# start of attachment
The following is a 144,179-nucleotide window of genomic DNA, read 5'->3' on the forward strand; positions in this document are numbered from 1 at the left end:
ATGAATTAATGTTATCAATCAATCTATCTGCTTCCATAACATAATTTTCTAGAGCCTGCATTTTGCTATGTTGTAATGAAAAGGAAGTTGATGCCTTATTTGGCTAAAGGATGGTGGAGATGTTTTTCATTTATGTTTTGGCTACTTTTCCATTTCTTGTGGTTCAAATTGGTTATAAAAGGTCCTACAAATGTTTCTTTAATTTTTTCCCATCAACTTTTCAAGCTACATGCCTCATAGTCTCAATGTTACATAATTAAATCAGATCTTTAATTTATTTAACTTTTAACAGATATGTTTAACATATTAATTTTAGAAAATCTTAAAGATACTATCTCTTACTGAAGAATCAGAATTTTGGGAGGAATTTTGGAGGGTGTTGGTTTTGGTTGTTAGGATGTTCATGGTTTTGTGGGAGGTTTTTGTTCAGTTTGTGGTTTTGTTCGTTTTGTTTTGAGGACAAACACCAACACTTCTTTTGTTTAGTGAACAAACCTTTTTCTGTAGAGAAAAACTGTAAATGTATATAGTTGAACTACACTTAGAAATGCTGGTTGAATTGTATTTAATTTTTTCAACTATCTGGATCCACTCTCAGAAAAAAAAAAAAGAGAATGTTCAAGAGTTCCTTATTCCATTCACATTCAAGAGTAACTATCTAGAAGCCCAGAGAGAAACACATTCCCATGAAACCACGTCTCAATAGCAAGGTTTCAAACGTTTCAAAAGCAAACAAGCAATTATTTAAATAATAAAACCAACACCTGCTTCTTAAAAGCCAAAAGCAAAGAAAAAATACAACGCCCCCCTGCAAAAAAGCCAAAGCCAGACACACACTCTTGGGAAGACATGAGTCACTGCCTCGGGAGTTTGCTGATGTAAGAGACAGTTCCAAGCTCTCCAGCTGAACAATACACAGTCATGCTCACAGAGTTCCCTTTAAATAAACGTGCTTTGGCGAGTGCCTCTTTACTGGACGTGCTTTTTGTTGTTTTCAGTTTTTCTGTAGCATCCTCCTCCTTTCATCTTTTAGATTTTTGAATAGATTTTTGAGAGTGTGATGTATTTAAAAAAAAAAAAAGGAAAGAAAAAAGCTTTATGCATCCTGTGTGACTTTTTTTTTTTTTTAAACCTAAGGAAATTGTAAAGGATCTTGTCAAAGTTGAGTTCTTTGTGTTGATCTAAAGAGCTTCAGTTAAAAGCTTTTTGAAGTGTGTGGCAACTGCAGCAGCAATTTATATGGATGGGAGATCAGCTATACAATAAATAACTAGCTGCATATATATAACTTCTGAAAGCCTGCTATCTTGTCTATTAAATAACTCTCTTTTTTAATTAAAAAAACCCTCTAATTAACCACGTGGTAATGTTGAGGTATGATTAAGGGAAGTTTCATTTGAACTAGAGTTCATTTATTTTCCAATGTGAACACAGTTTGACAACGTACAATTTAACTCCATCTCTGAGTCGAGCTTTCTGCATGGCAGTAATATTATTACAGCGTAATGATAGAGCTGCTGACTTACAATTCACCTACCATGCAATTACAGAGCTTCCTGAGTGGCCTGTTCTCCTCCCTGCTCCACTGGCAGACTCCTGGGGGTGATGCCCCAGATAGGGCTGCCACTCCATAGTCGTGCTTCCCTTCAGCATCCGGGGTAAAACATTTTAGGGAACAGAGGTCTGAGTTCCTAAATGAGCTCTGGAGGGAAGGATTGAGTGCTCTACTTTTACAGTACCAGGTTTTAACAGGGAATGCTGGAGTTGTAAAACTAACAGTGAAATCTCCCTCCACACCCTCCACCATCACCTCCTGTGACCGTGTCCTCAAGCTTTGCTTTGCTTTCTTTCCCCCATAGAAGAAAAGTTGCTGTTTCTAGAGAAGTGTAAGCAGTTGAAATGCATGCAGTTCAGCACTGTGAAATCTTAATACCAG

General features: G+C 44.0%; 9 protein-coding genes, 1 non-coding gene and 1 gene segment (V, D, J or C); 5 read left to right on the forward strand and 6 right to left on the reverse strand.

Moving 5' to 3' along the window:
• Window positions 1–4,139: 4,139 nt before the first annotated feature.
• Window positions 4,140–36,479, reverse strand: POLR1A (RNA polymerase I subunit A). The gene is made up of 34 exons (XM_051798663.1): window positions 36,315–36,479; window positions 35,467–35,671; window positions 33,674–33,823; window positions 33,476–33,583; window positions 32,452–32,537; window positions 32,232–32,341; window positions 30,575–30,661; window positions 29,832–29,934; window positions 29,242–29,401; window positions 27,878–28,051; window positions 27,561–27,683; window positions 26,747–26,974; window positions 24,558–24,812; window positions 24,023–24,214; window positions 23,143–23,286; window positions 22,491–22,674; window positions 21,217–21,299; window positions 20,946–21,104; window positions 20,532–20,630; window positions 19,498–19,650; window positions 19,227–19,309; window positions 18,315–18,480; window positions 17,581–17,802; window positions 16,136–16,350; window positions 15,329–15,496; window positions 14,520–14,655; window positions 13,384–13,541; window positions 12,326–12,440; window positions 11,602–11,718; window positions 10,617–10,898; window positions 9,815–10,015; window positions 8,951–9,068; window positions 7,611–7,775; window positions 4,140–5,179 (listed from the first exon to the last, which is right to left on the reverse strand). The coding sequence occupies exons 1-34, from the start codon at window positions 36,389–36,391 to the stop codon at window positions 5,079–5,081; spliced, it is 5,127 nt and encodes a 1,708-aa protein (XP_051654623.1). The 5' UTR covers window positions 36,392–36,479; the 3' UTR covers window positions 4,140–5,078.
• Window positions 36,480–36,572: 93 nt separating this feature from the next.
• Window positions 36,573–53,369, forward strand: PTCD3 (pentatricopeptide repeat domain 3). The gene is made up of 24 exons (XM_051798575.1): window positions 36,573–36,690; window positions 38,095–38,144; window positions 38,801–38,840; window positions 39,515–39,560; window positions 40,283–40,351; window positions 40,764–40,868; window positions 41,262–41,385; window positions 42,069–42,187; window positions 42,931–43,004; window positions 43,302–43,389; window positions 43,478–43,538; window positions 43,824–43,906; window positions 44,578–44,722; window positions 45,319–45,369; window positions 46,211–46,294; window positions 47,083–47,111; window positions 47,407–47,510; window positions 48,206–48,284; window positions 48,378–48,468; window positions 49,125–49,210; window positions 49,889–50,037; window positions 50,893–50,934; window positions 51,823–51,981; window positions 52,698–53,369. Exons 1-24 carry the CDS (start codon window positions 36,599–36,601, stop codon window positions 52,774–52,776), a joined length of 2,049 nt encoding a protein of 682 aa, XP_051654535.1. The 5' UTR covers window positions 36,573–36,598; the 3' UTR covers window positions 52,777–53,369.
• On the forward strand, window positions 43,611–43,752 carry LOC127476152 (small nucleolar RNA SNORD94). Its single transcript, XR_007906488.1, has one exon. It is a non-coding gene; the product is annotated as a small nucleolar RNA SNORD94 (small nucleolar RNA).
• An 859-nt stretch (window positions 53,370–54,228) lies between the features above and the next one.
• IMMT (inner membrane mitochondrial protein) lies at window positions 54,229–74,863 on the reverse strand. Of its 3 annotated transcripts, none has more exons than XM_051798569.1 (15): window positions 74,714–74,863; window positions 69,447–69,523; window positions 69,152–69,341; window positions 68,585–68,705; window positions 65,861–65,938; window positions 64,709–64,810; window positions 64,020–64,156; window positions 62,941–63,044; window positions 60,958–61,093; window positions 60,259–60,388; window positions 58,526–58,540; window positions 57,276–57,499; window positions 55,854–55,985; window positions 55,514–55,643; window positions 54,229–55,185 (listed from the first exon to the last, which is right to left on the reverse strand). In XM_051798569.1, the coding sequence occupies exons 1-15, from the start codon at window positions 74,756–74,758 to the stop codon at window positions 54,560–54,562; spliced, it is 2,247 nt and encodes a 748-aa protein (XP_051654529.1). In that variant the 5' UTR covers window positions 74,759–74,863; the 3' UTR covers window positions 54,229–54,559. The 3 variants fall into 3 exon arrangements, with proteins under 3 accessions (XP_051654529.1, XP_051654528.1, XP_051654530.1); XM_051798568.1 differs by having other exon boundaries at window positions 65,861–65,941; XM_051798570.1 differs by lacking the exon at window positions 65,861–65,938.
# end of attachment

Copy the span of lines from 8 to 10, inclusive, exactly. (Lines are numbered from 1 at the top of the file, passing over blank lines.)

• Window positions 36,573–53,369, forward strand: PTCD3 (pentatricopeptide repeat domain 3). The gene is made up of 24 exons (XM_051798575.1): window positions 36,573–36,690; window positions 38,095–38,144; window positions 38,801–38,840; window positions 39,515–39,560; window positions 40,283–40,351; window positions 40,764–40,868; window positions 41,262–41,385; window positions 42,069–42,187; window positions 42,931–43,004; window positions 43,302–43,389; window positions 43,478–43,538; window positions 43,824–43,906; window positions 44,578–44,722; window positions 45,319–45,369; window positions 46,211–46,294; window positions 47,083–47,111; window positions 47,407–47,510; window positions 48,206–48,284; window positions 48,378–48,468; window positions 49,125–49,210; window positions 49,889–50,037; window positions 50,893–50,934; window positions 51,823–51,981; window positions 52,698–53,369. Exons 1-24 carry the CDS (start codon window positions 36,599–36,601, stop codon window positions 52,774–52,776), a joined length of 2,049 nt encoding a protein of 682 aa, XP_051654535.1. The 5' UTR covers window positions 36,573–36,598; the 3' UTR covers window positions 52,777–53,369.
• On the forward strand, window positions 43,611–43,752 carry LOC127476152 (small nucleolar RNA SNORD94). Its single transcript, XR_007906488.1, has one exon. It is a non-coding gene; the product is annotated as a small nucleolar RNA SNORD94 (small nucleolar RNA).
• An 859-nt stretch (window positions 53,370–54,228) lies between the features above and the next one.